Pakistan’s new prime minister is not the liberal reformer you might thinkby Husna Rizvi / August 17, 2018 / Leave a comment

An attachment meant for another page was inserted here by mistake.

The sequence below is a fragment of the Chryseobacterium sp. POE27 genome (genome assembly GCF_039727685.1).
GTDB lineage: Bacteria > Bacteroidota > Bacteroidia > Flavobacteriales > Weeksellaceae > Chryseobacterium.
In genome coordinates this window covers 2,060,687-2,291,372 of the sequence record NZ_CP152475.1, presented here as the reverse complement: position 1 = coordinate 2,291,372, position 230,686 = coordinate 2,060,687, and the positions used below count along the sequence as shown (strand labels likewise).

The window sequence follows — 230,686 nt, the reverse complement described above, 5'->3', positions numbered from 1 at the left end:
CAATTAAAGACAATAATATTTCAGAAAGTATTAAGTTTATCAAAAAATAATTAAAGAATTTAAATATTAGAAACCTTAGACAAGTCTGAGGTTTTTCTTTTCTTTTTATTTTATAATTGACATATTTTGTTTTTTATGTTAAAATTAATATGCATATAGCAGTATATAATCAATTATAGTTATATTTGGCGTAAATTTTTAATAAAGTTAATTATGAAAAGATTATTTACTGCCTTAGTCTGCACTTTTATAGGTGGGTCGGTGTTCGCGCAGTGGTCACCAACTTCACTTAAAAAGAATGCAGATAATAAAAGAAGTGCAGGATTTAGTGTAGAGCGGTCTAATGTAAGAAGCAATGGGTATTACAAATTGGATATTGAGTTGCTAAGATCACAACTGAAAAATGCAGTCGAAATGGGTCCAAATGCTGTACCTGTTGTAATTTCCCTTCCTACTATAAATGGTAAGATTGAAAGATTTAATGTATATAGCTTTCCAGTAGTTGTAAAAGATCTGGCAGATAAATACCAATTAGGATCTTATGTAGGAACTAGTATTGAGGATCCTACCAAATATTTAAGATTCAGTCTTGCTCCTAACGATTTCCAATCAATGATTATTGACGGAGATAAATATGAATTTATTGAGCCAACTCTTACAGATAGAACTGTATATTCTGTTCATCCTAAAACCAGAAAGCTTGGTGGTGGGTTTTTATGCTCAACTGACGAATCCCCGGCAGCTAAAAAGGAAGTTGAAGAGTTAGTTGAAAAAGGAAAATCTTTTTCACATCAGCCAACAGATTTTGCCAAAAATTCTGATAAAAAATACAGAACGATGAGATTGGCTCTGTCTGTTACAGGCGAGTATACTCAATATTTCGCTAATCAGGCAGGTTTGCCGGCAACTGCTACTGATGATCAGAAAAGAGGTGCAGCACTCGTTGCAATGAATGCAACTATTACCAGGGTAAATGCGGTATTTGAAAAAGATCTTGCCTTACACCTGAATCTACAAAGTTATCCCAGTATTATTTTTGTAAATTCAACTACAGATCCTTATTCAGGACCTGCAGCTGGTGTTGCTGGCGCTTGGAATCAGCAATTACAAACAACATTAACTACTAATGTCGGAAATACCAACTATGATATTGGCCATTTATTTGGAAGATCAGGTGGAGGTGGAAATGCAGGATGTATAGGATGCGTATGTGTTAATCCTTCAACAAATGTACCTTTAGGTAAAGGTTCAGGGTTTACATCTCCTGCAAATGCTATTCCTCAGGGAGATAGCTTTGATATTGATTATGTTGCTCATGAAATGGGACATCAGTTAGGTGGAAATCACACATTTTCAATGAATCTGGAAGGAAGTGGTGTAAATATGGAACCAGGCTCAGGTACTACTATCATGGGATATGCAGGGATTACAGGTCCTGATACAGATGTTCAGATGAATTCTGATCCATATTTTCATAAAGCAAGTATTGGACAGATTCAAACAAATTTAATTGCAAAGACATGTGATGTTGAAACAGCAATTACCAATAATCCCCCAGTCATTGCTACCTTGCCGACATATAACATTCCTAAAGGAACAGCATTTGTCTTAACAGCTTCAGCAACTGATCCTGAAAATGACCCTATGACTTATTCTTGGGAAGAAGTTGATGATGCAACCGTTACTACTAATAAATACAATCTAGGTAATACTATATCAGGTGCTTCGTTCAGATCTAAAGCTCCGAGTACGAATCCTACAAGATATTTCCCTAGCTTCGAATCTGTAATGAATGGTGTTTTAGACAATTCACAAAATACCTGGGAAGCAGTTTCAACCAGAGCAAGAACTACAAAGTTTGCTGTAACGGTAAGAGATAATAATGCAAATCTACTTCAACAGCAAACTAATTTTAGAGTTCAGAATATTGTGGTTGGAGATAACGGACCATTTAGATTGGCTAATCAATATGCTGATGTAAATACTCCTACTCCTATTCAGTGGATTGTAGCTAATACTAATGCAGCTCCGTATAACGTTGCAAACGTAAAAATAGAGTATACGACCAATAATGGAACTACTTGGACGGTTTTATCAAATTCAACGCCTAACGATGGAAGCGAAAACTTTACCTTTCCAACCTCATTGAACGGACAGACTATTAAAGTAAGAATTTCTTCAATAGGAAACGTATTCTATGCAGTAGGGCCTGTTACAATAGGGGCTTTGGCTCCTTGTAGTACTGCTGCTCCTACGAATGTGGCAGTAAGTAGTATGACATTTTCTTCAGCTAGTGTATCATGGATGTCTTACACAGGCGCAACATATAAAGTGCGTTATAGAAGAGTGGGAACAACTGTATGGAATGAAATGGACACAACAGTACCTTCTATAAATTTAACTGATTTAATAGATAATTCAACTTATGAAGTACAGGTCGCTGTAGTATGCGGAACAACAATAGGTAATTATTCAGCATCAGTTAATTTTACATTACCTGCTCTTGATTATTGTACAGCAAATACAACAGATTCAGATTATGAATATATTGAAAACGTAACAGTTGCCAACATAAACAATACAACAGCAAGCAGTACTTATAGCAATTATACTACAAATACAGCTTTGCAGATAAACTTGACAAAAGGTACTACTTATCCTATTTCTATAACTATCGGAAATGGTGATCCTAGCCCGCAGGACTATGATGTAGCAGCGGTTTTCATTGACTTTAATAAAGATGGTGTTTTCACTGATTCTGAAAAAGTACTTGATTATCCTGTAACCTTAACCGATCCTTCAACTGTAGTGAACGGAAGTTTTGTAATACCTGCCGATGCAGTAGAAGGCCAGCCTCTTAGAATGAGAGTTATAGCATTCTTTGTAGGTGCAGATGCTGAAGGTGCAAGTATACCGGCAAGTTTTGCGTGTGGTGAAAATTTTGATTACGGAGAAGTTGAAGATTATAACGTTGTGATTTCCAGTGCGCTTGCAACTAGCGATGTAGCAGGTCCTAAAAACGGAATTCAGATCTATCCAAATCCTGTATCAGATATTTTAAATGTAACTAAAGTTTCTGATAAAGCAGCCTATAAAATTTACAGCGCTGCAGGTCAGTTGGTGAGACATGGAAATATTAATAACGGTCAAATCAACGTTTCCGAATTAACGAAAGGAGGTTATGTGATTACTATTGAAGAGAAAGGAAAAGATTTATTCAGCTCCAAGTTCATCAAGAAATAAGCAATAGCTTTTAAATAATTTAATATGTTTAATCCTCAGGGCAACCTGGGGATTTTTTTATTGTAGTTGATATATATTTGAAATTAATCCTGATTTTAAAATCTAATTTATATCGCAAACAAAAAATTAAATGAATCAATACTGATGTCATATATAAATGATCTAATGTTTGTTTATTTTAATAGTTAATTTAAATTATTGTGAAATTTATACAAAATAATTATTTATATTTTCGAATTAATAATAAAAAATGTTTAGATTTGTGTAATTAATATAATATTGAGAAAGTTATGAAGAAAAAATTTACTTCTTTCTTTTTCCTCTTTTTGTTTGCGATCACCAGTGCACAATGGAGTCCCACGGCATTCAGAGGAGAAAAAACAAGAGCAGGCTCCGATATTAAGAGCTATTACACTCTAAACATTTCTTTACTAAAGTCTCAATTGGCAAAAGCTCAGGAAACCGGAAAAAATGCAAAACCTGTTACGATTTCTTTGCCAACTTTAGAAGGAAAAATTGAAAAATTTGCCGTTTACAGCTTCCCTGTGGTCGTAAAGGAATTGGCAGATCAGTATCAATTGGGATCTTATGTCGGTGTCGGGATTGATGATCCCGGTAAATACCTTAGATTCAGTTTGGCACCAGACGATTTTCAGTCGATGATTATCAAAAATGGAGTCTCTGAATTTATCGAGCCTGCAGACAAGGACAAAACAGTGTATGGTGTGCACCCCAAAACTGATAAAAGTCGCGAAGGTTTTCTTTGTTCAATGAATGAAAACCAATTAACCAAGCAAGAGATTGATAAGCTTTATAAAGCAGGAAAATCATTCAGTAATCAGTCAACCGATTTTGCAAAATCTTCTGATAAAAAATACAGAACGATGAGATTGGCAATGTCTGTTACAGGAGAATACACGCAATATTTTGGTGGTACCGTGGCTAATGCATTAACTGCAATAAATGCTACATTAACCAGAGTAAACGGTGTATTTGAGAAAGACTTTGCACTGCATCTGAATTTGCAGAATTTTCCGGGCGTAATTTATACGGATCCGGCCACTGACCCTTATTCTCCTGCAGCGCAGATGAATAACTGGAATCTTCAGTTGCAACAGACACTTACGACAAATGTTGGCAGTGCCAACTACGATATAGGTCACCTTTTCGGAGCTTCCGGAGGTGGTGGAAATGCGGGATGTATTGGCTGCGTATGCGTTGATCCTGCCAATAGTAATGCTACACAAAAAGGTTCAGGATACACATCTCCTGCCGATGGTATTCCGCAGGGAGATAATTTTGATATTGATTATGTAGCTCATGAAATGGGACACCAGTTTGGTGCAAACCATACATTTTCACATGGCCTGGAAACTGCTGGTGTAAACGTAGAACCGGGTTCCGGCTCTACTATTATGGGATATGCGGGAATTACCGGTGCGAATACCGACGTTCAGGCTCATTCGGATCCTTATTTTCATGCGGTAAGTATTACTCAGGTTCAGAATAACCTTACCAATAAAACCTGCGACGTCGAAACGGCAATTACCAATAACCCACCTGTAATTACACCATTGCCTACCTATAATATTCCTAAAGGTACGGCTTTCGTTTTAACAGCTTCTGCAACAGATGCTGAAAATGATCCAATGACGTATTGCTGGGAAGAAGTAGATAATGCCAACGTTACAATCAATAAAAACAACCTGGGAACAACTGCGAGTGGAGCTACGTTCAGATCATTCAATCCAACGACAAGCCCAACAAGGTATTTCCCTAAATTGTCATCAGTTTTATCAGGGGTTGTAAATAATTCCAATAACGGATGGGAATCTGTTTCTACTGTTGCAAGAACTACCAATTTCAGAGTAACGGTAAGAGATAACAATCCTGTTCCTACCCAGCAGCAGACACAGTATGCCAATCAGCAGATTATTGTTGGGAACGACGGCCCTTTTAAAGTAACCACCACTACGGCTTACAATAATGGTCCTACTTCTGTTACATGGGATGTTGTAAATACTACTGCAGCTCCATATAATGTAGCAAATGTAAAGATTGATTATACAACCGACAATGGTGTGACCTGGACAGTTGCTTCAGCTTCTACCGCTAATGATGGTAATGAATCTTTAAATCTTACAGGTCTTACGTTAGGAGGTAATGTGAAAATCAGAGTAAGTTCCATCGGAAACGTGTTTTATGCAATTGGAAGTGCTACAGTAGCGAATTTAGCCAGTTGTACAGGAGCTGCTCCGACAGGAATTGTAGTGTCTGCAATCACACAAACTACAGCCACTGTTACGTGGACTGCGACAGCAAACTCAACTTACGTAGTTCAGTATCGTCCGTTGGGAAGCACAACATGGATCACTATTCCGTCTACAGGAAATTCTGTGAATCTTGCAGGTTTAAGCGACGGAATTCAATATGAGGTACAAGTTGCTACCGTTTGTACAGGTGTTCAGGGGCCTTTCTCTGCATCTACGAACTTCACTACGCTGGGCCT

Photo: Rana Sajid Hussain/Zuma Press/PA Images The inauguration of Imran Khan as Pakistan’s new prime minister, which takes place on Saturday, should be a moment of celebration. The former cricket captain ran on an anti-corruption platform and his party, Tehreek-e-Insaaf (PTI) or Movement for Justice, garnered support from a middle class frustrated with a landowning elite. When Khan takes office it will be the country’s second uninterrupted civilian transfer of power in its 70-year history. In his victory speech, Khan promised to recreate the social egalitarian vision of the first Islamic city-state, Medina. But just what this “Naya Pakistan” will look like is unclear. The trouble with parties organised around the persona of their leadership is that the politics beneath can become obscured. For a leader who has promised to build both a welfare state and administer an IMF-driven austerity programme, this has been an advantage. But once in office, the differences between Khan’s rhetoric and the policies he is implementing will be harder to square. Aisha Sarwari, a Pakistani feminist author, told me: “Imran Khan has tremendous charisma. He has built schools and a cancer hospital. People consider him a son of the soil, a restorer of Pakistani pride given the 1992 cricket world cup win and not to mention an Oxford education. “That makes the middle classes believe PTI can disrupt the order of rotational ‘king parties’ that have undoubtedly been corrupt and disillusioning.” But look a bit closer, she said, and you’ll quickly find examples of alleged corruption among both the party’s campaign funders and its candidates. She added “one of them is a convicted rapist.” He has since been expelled after social media backlash. This isn’t the first time Khan has been embroiled in a harassment scandal. Last year a female PTI politician, Ayesha Gulalai Wazir, alleged he sent her inappropriate text messages. In return, allies of Khan demanded 30m rupees (around £218,000) from Wazir for causing “mental torture” with her accusation. The party has yet to establish any accountability mechanisms for misconduct allegations. Sarwari first encountered Khan at an organising meeting in 2012 whilst pitching a gender-focused policy for their manifesto. “He said women don’t need protection in Pakistan because here, they’re honoured. If you go to the west, women are treated like pieces of meat.” His voting record on domestic violence legislation doesn’t bode much better. Khan blocked a pro-woman amendment to the Hudood Ordinances in 2006 that made DNA evidence admissible in rape cases. And in 2016, he declined to back the Punjab Protection of Women Against Violence Act, instead deferring the decision to the Islamic Council of Ideology, who later called the Bill “un-Islamic.” Cracks began to show at a rally in June, when Khan pledged explicitly to defend Pakistan’s blasphemy laws, which according to Persecution.org have led to lifetime incarceration and death penalties for 1,500 people for defaming the Prophet Muhammad. Unlike Khan, establishment politicians know well to avoid politicking around blasphemy laws. In 2016, an enraged mob of thousands stormed Islamabad’s streets to protest the execution of Mumtaz Qadri, the bodyguard who murdered his then-boss, the governor of Punjab, for advocating against the laws. It was a fork-in-the-road moment for Pakistan that genuinely scared mainstream parties. Most worryingly, Khan is the first major politician in generations to openly defend the very laws Salman Taseer—the progressive governor—was murdered over. Khan’s platform is uniquely draconian according to Ehsan Rehan, editor of Rabwah Times, which is a publication for Ahmadis, a religious minority currently barred from voting. “Most of the recent anti-Ahmadi bigotry has come mainly from one source and that is the PTI. His speeches are reminiscent of Bhutto and Zia, who constitutionally barred us from the electorate. PTI workers have physically attacked Ahmadi Mosques. Khan even withdrew a job offer to an economist after finding out he was Ahmadi.” As for where the party is headed, Ammar Rashid, a socialist Awami Workers’ Party organiser told me that the PTI might make piecemeal health and education reforms, but expects it to capitulate at the first sign of pressure from the religious right and grant concessions against women’s rights. He said: “Whilst in government in the northern province of Khyber Pakhtunwa, PTI consistently pandered to the religious right who reinserted jihadist verses into school textbooks and generally re-oriented state curriculums from history to science in line with conservative interpretations of Islam. “They continue to claim they speak for the downtrodden, all the while deepening their organisational links with a ruling elite responsible for much of Pakistan’s problems.” If “Naya Pakistan” is to have a fighting chance, a critical engagement with Khan’s policy platform needs to be high up on the commentariat’s agenda. The fawning coverage of Khan has been jarring but unsurprising. The problem is that it fundamentally blurs what’s at stake for Pakistan’s downtrodden.